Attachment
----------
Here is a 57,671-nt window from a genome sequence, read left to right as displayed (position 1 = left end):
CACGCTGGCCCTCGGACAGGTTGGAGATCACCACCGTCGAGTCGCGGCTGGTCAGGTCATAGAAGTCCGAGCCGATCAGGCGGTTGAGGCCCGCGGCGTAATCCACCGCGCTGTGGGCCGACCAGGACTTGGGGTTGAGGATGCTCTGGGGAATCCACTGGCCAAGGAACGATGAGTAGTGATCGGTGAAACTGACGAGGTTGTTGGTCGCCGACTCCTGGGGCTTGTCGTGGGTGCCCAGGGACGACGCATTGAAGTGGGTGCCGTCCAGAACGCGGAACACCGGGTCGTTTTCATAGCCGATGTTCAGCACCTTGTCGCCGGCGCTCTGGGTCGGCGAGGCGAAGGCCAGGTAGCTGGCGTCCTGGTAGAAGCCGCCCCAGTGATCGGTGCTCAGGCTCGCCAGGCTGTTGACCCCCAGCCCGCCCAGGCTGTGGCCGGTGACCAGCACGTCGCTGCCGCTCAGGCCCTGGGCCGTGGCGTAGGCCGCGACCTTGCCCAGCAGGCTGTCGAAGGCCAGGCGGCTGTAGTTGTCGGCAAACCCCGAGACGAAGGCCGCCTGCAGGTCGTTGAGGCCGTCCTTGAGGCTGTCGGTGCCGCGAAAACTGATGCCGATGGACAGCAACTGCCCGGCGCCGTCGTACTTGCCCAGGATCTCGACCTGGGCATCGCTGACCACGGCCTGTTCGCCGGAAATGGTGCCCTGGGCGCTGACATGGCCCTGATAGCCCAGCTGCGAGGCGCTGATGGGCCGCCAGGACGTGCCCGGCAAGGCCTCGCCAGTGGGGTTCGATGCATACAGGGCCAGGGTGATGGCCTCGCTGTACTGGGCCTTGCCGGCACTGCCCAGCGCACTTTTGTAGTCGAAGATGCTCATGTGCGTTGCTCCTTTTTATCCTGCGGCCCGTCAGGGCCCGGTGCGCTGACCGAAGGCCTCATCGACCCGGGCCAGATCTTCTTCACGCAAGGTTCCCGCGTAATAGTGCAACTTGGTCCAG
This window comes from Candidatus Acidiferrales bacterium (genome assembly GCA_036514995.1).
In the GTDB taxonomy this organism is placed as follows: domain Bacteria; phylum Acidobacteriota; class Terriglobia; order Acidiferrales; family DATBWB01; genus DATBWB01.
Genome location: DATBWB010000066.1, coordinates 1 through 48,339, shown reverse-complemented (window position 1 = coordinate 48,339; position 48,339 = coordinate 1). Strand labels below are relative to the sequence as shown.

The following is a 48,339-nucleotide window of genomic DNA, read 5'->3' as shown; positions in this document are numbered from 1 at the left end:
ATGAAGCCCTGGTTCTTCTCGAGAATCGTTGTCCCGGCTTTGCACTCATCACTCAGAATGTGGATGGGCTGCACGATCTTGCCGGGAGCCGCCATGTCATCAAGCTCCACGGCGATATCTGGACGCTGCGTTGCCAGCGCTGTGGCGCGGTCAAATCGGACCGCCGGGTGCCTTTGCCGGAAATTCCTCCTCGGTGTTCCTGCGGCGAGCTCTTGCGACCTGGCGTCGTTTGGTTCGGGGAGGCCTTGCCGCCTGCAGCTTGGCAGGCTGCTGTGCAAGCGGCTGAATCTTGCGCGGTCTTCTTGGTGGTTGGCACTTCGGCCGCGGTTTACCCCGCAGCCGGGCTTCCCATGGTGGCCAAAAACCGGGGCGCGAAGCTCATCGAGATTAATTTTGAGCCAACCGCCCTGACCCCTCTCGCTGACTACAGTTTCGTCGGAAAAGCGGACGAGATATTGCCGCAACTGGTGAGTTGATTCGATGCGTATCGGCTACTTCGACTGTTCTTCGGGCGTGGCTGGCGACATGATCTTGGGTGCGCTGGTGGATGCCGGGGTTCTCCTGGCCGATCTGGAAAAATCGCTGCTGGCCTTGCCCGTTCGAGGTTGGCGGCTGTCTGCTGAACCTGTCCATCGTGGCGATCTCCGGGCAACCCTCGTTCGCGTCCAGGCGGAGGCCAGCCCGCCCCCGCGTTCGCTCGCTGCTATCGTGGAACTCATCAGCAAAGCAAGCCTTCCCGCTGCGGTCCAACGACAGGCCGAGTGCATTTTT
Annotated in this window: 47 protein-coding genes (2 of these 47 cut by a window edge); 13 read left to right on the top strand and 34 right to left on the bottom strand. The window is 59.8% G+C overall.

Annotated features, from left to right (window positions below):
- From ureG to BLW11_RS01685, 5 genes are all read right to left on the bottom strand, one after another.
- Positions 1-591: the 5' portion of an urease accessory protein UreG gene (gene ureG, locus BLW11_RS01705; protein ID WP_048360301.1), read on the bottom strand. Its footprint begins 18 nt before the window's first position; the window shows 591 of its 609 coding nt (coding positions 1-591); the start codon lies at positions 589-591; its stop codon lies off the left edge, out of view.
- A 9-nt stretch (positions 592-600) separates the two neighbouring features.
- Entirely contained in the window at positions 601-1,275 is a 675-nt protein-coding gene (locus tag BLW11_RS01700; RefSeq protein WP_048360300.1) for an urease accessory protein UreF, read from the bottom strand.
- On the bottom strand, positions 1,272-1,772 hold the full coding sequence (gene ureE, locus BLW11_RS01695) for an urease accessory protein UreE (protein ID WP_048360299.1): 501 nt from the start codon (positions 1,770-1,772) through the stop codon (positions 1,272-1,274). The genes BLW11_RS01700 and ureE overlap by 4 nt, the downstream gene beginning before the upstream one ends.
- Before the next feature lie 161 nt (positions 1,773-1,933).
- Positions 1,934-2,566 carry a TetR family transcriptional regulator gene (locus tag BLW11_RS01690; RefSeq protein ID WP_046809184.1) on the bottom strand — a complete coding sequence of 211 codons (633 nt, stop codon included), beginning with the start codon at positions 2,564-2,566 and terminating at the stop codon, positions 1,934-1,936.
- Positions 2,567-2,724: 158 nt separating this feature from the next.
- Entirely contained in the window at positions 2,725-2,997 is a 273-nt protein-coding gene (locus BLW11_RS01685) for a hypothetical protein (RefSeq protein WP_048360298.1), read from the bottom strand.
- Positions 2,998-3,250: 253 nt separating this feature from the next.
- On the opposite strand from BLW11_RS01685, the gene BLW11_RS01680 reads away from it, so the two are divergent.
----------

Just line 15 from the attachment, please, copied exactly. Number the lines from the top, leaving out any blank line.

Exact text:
- Before the next feature lie 161 nt (positions 1,773-1,933).